Play for all the marbles

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Getting new business in a flat market

The companies that are gaining market share these days have one important lesson to share: Focus on where the business is — in your competitors’ backyards.
The ninety-some companies I’ve talked to over the past three months say it’s true: Today’s market-share gainers are selling to their competitors’ customers, and adding them to their own customer base. They’re getting their shares and more. The most successful companies can’t be content with getting some of the marbles in the game; they’re now playing for all the marbles.
It’s about focus. The bulk of people buying right now are your current customers and your competition’s current customers. In fact, your competition has made this tough market easier for you by identifying most of the other buyers out there. What an opportunity!
But if there are marbles to be stolen — and stealing them is the best and simplest way to increase share — why aren’t more companies doing it? The problem isn’t lack of resources or lack of time. It’s lack of focus. Help your sales force go where all the marbles are.

One company’s share-stealing bull’s-eye
In contrast, the market-share gainers have no doubt whatsoever that competitors’ buyers represent today’s sales bull’s-eye. They aim their selling efforts right into the competition, right into the greatest return right now.
One Milwaukee-based manufacturing company I talked with committed to playing for all the marbles. In fact, it developed a sales incentive program with "All the Marbles" as its title; the firm is projecting a $10-million gain in market share. Even though sales declined, the company saw growth of slightly more than $4-million in six months, and expects roughly an eight percent gain in market share.
And trust me: The company is dealing with as many challenges as anyone else right now. Its capacity has dropped to nearly 76%. It has even had to reduce its sales force by 20% in the last eight months. You’d think that’d be a recipe for despair.
Yet it has increased market share in some of its markets by 10%. How?

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Dead-on-target tactics help you stand up and fight
Some of the most successful companies right now are amazingly focused on stealing market share. And — universally — they employed company-specific versions of the following dead-on-target tactics.
First off, its sales and marketing VPs refused to bow down to the down market. They realized their prospects were still buying — just buying from someone else at the moment. Their competitors’ customers needed a reason to buy from them. They needed a lure.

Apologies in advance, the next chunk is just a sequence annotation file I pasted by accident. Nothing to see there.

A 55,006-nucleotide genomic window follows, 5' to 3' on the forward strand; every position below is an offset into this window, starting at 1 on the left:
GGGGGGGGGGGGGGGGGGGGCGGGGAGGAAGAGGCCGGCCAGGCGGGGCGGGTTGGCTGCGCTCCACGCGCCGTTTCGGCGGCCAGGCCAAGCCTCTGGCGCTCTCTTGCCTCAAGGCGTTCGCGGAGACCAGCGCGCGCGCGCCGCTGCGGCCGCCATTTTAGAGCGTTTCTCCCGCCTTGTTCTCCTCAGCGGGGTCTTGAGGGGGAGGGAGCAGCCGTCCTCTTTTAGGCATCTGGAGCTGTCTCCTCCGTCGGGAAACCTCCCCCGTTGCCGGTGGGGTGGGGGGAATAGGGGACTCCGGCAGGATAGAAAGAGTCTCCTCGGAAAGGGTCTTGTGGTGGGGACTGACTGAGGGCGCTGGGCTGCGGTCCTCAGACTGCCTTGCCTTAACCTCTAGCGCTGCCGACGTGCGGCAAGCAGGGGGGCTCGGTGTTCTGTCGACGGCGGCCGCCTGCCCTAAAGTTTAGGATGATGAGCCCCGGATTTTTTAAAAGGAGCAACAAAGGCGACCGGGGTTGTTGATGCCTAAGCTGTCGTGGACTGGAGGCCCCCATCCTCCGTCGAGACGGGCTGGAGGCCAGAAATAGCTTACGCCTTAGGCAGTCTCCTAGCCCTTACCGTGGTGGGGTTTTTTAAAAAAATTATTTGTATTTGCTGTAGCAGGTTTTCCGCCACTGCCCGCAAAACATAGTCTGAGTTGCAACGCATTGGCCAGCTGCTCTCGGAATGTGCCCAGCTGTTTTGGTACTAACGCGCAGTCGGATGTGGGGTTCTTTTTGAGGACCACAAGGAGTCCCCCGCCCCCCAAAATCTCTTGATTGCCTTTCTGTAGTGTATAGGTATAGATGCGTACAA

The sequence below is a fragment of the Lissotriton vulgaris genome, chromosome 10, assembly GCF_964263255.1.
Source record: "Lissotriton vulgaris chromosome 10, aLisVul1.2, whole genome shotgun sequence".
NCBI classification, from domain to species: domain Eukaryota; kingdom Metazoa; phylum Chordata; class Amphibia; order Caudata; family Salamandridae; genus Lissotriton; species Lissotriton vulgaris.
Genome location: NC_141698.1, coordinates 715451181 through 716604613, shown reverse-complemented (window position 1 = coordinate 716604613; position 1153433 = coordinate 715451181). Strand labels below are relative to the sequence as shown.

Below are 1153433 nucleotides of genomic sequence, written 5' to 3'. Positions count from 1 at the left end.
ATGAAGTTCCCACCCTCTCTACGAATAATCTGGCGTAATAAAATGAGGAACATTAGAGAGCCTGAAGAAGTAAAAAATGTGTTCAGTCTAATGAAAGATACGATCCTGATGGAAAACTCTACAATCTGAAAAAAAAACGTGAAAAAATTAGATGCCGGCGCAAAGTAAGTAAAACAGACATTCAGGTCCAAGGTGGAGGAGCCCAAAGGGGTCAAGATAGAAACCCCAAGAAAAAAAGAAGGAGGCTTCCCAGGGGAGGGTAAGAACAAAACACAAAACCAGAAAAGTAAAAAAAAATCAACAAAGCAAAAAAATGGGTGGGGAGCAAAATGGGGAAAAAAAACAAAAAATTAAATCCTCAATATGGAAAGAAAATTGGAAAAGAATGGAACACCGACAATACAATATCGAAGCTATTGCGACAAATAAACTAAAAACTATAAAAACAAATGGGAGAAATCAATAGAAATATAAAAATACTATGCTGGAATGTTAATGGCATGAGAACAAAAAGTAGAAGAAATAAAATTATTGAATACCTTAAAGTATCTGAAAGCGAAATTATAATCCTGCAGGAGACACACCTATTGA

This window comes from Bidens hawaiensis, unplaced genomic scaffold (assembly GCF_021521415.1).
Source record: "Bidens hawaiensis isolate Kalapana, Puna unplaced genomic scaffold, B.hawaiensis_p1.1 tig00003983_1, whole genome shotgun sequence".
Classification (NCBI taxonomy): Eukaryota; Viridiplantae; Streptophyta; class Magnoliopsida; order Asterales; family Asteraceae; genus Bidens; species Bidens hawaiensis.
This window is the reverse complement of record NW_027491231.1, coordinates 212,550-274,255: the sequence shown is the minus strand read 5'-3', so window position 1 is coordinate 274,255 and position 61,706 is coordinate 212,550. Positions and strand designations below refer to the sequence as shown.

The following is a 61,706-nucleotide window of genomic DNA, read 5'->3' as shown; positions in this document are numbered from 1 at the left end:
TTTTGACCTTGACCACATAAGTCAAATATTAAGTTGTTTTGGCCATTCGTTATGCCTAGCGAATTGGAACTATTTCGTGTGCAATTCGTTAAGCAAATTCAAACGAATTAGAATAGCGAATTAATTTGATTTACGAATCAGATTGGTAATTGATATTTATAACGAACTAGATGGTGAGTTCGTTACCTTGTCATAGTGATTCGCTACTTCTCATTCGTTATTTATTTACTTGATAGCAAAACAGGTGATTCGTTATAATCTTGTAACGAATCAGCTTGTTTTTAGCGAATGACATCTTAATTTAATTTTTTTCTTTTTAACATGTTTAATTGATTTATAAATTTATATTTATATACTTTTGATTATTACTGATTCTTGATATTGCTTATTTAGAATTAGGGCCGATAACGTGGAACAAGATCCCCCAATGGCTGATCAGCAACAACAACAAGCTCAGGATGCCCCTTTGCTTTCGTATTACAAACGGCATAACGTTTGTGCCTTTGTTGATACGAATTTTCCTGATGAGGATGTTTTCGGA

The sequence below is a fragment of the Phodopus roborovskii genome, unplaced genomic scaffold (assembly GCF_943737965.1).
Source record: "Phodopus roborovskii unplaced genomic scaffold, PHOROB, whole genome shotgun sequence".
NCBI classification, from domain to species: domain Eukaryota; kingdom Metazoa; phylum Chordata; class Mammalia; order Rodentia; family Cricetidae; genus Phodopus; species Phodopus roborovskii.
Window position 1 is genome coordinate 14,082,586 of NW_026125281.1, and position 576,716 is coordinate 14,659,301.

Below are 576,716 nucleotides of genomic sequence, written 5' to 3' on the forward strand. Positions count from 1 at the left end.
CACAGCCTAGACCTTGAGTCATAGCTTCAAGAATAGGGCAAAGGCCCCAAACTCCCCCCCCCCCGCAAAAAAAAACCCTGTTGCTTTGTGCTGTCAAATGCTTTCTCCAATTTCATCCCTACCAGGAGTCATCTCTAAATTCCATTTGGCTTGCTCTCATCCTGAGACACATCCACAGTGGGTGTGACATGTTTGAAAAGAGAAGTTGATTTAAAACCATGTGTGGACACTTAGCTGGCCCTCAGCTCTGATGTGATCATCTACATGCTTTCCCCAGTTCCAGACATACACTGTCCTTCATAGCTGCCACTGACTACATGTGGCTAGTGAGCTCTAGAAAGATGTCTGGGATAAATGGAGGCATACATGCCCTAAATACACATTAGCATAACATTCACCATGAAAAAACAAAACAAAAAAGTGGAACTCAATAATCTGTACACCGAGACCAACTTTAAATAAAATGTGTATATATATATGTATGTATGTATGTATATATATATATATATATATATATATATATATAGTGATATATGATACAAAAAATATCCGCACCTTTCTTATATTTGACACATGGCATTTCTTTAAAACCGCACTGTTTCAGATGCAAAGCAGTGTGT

Second, they found the lure by tweaking what they already had and already knew. They began by brainstorming what they could do just a little differently. One company created a smaller, simpler version of its top seller. That scaled-down off-shoot was easier to sell and great for getting a foot in the door.
Another company re-positioned existing products and services so it could talk to prospects (and existing customers too, of course) about something new, something different, something that meets needs in a way the company hasn’t been met before.
Differentiation is particularly important when you’re trying to increase market share because those prospects are going to compare you to the companies they’re currently doing business with. They’ll need a good reason to change. So be prepared to sell them on results. The implicit message behind all of those efforts is that your company meets the prospect’s needs in a way a current supplier doesn’t.
That means that you’ve got to know what your competition is doing — so you can do something smarter. It means knowing what your prospects are doing — so you can enable them to do it better.
It’s not about just "being a sponge." That’s too general. Instead develop an espionage-style high-powered listening system that is tuned to very select signals, and keep it turned on all the time. And make sure your sales reps have a chance to tell each other what they’re hearing. If I had a dollar for every deal that was won because of what one sales person knew and the competition didn’t, I’d be writing this column from my house in the Cayman Islands.

High expectations
The third tactic involves creating an environment where superior performance is expected. Again, this goes along with not bowing down to a down market. Management should have high expectations. Expectations should be communicated and people held accountable. Experience demonstrates that, time after time, people perform up to what is expected of them. Remember that most people are already operating at less than 50% of their potential.
Help your sales force focus on what’s important. Incentivise them specifically around their best possible wins. In this case the competitors’ customers as a target market. That’s what the Milwaukee company’s "All the Marbles" program did. When your goal is to win in a flat market, always remember: What you focus on happens. Give your self and your sales force the right things to focus on.

Bruce Webster is the president of Business Development Partners, Inc., a Milwaukee-based sales training, executive search and management-consulting firm. He is the author and presenter of StopSelling Sales Training and Performance Management. He can be reached at 414-476-3161 or

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Jan. 10, 2003 Small Business Times, Milwaukee

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